Cold Weather Damage

During the cold months of the winter, your house’s foundation can suffer tremendously, especially if it has pre-existing cracks. The mechanism behind cold weather damaging foundations works like this: water in the soil freezes in the winter, causing the soil to expand and worsen the cracks in your foundation. A “frost heave” can eventually occur, where the water-saturated soil pushes up into the concrete of a house’s foundation. The aftermath of this process leaves the foundation damaged and prone to instability.

Severe Heat Damage

During the summer months, or in hot climates year round, rising temperatures and a lack of moisture cause the water to evaporate from your house’s foundation. An absence of at least some moisture in the concrete and surrounding soil of your foundation can create cracks, leaks, and instability as a whole. Extremely dry soil can also cause your foundation to settle further than intended, leading to even more foundation cracks and instability. Therefore, you should think about inspecting your foundation pretty often in warm climates.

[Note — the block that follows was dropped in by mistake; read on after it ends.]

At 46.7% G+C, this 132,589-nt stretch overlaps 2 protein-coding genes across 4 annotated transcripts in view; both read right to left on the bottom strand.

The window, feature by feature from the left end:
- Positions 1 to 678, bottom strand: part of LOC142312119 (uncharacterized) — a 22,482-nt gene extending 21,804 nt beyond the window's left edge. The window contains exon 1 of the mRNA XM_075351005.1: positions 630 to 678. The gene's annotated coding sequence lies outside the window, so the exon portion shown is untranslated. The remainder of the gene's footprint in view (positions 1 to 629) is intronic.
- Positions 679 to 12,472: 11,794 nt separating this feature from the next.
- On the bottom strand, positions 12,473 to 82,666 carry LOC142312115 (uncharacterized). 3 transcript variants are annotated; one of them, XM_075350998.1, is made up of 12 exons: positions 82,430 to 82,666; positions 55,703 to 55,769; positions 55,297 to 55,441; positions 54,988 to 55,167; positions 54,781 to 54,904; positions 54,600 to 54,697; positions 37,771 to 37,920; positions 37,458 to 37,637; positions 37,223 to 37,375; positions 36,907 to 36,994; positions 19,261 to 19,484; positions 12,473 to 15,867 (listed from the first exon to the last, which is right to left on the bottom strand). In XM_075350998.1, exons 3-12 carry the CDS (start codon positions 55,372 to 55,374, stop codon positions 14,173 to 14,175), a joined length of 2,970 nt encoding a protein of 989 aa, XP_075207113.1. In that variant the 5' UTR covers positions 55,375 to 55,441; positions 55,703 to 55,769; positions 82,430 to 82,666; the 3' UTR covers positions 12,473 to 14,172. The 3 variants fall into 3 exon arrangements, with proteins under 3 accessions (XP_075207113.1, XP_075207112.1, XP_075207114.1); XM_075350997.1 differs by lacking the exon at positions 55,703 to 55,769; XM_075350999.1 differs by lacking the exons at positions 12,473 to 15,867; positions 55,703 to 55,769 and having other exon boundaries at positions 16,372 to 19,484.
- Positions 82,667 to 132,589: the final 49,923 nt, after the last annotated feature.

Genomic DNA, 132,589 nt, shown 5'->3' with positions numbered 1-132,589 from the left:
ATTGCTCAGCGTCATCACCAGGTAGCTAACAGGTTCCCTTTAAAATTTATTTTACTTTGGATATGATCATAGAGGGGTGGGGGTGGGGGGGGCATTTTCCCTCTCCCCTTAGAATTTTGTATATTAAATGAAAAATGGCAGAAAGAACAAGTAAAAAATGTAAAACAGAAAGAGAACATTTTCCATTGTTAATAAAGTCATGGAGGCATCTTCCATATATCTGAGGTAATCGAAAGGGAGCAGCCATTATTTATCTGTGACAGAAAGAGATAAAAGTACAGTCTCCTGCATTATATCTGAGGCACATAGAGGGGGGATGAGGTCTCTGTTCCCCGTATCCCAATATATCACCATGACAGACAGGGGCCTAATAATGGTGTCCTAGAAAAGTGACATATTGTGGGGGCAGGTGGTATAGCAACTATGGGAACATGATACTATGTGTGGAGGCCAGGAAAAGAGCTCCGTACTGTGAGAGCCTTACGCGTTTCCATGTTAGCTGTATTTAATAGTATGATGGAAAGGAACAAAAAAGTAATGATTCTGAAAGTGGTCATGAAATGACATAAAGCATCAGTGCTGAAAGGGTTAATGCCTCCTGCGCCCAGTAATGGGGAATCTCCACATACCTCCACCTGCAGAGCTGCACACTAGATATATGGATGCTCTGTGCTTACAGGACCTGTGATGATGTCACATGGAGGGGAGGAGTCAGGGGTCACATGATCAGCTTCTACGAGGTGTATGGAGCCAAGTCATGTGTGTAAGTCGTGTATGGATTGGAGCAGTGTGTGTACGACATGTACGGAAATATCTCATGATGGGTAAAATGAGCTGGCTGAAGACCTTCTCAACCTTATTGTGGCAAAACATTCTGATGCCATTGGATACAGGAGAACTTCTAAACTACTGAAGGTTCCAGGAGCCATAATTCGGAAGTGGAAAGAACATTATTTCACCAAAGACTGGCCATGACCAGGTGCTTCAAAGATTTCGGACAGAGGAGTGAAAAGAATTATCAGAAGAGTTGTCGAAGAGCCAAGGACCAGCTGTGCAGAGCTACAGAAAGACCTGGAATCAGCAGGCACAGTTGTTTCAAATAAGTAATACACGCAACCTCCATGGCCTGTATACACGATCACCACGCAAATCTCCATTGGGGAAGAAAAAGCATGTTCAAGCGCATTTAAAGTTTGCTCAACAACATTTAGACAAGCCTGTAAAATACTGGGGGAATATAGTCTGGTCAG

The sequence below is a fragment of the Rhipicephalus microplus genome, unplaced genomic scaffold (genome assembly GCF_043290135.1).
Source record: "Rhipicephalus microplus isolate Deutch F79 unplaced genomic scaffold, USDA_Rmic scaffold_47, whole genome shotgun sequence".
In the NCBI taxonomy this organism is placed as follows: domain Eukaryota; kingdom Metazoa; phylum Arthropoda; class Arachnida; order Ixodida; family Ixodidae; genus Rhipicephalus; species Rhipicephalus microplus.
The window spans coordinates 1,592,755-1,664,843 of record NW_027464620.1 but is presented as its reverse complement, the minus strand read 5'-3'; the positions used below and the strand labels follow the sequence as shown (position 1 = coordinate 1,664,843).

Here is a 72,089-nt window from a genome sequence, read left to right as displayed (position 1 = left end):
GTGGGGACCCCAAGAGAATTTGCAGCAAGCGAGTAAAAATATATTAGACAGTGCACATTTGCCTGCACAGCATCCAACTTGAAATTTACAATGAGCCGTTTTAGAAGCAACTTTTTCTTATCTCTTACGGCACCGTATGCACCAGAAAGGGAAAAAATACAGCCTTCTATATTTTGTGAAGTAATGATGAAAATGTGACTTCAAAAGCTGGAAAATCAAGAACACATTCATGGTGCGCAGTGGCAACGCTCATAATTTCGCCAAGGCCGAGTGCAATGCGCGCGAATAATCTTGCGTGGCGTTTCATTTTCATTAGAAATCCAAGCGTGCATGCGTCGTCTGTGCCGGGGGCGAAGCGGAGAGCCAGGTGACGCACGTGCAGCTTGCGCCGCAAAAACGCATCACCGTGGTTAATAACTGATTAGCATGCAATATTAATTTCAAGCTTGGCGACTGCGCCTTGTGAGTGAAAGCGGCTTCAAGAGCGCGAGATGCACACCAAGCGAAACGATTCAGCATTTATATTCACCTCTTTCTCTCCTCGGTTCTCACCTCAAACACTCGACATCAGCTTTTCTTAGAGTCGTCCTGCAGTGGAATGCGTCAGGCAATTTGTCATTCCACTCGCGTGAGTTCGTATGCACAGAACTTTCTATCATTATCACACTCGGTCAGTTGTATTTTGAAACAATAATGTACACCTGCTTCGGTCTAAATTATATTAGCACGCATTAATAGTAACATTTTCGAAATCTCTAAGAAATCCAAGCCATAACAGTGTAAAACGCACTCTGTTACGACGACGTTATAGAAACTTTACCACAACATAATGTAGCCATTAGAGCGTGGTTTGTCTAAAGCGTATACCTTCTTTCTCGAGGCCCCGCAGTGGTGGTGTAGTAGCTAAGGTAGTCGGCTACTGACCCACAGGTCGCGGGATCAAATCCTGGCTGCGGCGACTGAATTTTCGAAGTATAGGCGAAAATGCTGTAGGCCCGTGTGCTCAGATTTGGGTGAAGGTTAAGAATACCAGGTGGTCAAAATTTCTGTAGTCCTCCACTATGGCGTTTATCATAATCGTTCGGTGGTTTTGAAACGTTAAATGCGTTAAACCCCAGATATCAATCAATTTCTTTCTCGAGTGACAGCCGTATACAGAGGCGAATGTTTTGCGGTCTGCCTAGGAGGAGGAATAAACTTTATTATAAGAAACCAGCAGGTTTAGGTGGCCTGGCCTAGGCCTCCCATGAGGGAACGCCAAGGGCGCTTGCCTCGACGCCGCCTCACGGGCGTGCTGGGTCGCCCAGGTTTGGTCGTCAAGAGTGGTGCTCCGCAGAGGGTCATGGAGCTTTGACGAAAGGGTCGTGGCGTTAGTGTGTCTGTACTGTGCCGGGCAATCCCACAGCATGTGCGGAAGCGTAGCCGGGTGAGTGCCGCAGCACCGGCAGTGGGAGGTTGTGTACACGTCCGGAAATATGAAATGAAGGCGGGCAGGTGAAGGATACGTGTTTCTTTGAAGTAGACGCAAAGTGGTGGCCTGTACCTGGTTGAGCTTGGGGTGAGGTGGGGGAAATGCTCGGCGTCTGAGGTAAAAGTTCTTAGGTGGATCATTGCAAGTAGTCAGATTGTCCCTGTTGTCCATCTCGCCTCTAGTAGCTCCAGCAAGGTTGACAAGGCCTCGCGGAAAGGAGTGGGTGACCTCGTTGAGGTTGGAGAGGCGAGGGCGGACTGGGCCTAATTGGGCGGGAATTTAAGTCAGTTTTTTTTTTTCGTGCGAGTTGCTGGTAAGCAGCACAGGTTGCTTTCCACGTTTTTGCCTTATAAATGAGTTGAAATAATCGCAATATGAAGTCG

Earthquake Damage

In regions with lots of seismic activity, house foundations should be inspected regularly. When the ground shakes during an earthquake, your foundation is also shaken and suffers extensive damage as a result. After earthquakes — even small ones — check for cracks in the cement of your foundation or the bricks of your chimney. Tiny cracks may not seem like a big deal at first, but they can leave foundations at risk of flooding and many other types of damage.

Tornado Damage